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Potential distributional impacts of road pricing: a case study

Santos, G. ORCID: and Caranzo, A. 2022. Potential distributional impacts of road pricing: a case study. Case Studies on Transport Policy 10 (1) , pp. 1-31. 10.1016/j.cstp.2021.07.015

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Using data on number of car commuting trips, routes and speeds, we estimate the initial generalised cost changes, traffic reductions and likely distributional impacts of a £2 congestion charge on inbound car commuting traffic in the city of Cardiff, UK. We find that the initial potential reductions in the number of commuting trips by car finishing in Cardiff are likely to be 3.7% and 11.1%, for elasticities of number of trips with respect to generalised costs of -1 and -3, respectively. We also find that higher percentage reductions of up to 14.6% to 43.7% could be achieved by also charging trips with origin and destination in Cardiff. Not charging commuting trips by car that start and finish in Cardiff, which represent over half of the car commuting traffic with destination in Cardiff, will result in the share of charge revenues contributed by car commuters coming to Cardiff from other local authorities being roughly twice as high as the share of car commuting traffic they generate in Cardiff. We also find that the charge would be regressive but the number and percentage of commuting trips by car from different local authorities are quite different, and so the number and percentage of households from these local authorities that would be negatively affected, would also be different. The regressive impacts from the charge, however, have the potential of being reverted as long as the public transport improvements planned by Cardiff Council are in place before the congestion charge is implemented. Ideally, these should be combined with a reallocation of road space to public transport, pedestrians, and cyclists. Although this is a case study, there are valuable lessons for other cities considering the introduction of a congestion charge.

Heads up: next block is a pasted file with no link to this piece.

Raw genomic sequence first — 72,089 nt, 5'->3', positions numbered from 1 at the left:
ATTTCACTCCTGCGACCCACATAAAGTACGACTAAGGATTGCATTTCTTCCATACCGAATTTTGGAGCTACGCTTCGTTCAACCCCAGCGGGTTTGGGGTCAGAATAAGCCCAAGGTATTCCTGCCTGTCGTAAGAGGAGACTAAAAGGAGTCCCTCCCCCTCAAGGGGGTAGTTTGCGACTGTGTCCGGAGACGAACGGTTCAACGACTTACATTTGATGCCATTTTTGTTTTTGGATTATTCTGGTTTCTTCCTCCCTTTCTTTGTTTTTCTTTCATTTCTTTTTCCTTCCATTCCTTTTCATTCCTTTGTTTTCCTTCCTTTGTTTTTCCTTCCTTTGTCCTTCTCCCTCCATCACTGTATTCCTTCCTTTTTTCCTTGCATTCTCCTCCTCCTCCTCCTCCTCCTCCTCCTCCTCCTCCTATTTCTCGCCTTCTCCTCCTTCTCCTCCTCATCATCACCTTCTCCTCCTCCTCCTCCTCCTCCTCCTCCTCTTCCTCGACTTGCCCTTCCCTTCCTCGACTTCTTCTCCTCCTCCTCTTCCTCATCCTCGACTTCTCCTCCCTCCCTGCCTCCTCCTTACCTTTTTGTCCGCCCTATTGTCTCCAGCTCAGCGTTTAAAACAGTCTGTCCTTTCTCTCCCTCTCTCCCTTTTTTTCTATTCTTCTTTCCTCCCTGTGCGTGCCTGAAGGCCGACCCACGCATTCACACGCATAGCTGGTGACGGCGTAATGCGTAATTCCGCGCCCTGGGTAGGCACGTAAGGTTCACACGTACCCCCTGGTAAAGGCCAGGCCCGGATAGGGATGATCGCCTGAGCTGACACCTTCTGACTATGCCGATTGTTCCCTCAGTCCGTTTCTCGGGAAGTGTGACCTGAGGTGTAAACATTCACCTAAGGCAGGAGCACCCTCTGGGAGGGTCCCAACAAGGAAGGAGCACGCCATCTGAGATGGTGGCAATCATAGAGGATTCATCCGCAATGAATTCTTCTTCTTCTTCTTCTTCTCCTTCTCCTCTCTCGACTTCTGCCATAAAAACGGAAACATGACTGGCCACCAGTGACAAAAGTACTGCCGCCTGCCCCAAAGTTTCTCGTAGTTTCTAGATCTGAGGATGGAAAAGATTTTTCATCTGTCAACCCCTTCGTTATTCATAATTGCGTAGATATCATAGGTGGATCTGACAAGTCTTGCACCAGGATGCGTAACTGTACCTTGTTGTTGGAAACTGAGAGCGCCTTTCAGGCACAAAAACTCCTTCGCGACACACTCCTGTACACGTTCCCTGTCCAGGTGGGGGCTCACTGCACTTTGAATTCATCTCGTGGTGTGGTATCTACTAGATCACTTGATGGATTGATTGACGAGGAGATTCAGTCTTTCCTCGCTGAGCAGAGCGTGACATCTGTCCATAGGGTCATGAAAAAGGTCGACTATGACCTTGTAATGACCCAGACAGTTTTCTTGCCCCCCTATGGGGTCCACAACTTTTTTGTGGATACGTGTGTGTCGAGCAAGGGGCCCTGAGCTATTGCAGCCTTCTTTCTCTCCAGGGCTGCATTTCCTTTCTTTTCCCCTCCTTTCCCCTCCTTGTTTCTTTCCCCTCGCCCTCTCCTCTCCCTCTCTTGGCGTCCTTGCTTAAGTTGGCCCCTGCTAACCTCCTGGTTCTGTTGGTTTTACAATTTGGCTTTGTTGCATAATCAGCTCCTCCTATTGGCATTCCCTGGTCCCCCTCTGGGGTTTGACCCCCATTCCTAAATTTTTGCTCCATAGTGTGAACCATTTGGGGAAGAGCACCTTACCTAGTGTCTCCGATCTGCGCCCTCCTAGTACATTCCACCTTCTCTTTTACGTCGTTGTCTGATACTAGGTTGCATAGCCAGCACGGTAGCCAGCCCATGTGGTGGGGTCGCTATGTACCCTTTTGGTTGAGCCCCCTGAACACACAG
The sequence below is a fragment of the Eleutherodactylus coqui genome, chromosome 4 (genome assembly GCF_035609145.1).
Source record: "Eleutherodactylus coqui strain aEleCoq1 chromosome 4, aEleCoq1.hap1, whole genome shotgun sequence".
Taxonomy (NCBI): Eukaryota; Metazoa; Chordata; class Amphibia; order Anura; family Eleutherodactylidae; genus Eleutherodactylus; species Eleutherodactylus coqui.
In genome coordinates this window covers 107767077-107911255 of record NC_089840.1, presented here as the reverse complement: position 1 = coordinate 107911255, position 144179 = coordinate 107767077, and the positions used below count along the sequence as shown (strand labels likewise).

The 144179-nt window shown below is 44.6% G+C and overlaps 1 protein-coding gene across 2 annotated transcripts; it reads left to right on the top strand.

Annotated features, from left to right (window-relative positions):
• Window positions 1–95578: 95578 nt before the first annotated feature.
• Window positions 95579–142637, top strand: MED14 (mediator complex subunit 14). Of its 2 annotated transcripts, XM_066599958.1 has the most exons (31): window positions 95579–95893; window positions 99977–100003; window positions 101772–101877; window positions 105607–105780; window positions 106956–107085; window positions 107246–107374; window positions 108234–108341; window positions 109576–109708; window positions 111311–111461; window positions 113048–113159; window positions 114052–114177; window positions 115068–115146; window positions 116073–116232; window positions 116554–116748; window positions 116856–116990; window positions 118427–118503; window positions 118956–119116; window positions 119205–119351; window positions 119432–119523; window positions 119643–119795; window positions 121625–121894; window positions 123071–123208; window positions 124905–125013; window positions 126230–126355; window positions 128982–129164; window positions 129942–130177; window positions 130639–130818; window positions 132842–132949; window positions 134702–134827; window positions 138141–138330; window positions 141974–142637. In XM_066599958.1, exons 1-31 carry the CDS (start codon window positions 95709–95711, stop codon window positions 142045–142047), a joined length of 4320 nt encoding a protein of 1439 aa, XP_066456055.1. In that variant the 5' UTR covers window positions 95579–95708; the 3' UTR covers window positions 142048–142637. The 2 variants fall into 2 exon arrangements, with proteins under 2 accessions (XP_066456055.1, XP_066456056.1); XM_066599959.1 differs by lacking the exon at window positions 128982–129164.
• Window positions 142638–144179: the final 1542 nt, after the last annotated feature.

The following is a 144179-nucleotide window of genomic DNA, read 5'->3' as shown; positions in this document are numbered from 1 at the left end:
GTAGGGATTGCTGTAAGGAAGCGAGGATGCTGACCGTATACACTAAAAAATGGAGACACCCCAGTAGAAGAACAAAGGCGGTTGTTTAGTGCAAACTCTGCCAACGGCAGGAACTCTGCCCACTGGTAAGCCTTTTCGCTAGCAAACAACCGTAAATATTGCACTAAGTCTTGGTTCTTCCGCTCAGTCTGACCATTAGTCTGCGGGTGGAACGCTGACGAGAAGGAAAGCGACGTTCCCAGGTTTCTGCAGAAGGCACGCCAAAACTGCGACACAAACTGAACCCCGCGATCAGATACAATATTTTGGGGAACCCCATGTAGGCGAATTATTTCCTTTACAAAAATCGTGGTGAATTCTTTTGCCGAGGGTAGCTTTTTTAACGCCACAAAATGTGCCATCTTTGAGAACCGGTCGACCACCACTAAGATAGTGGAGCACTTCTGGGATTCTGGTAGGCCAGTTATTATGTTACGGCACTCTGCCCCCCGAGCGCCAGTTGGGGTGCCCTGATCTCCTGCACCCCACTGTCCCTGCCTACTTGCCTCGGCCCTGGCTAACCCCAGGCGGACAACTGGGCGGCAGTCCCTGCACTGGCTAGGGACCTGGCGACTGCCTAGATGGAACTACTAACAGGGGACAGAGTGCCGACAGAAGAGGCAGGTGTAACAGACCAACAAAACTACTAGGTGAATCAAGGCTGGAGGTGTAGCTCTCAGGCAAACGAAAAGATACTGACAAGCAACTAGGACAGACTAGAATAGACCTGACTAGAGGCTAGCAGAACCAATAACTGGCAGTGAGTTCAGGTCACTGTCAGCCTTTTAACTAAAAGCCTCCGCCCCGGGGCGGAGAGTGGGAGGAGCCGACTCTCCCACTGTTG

Item Type: Article
Date Type: Publication
Status: Published
Schools: Geography and Planning (GEOPL)
Additional Information: This is an open access article under the CC BY license (
Publisher: Elsevier
ISSN: 2213-624X
Funders: EPSRC
Date of First Compliant Deposit: 2 August 2021
Date of Acceptance: 30 July 2021
Last Modified: 17 May 2023 23:52

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